Extract from Terra Madre, Carlo Petrini’s latest book.
Terra Madre first appeared on the global political and economic scene in 2004. It began as a large meeting of people from all over the world, but soon turned into a permanent network—or rather a number of networks—whose members work day by day, wherever they happen to be, to create a new economic, agricultural, food and cultural model.
Terra Madre is a concrete way of putting into practice what has been defined as “glocalism”: a set of actions carried out on a local scale to generate major repercussions on a global scale. It has evolved in the course of time and now has a policy of its own, shared values and medium and long-term objectives. Terra Madre is thus much more than just a biennial get-together. ...-... It is an open network of local food communities that welcomes anyone who shares its ideals, even if they do things differently or work in diverse geographical and operating contexts. It embodies a new approach to the production, processing, distribution and consumption of food, drawing liberally on the history of the world’s populations, but also looking ahead. It’s conscious of the mess we have gotten ourselves into, but it’s not afraid of the future.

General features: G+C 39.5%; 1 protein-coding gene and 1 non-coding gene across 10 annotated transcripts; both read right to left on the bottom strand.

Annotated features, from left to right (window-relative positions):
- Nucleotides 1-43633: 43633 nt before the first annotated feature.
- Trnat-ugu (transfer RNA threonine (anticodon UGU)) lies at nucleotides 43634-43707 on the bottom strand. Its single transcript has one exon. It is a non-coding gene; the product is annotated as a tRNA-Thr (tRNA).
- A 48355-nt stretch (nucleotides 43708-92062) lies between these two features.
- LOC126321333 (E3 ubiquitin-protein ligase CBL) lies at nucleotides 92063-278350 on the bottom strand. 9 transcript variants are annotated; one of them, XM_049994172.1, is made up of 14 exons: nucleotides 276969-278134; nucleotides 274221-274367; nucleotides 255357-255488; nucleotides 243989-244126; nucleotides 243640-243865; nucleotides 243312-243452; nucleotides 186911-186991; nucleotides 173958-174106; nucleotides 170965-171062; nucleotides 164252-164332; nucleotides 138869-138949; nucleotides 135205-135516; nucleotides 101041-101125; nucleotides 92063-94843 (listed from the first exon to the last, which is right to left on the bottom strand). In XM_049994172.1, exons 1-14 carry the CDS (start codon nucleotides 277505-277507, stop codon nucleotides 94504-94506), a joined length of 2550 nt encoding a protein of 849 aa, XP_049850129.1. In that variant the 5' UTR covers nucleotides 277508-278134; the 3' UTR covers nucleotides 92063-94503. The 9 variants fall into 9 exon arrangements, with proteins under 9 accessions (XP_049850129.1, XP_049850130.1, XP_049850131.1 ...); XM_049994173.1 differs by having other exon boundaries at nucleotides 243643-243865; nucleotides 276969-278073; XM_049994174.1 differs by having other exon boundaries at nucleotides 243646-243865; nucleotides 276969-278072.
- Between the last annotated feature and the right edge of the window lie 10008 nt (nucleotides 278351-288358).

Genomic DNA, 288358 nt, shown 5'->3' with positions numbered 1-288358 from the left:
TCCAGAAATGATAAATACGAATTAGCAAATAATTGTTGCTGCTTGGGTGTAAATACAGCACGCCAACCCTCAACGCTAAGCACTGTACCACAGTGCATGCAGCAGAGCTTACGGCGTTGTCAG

The 1,000 events organized for Terra Madre Day by the Slow Food and Terra Madre network, together have just proven this. Congratulations and keep the good work and the spirits up.
Slow Food Founder and President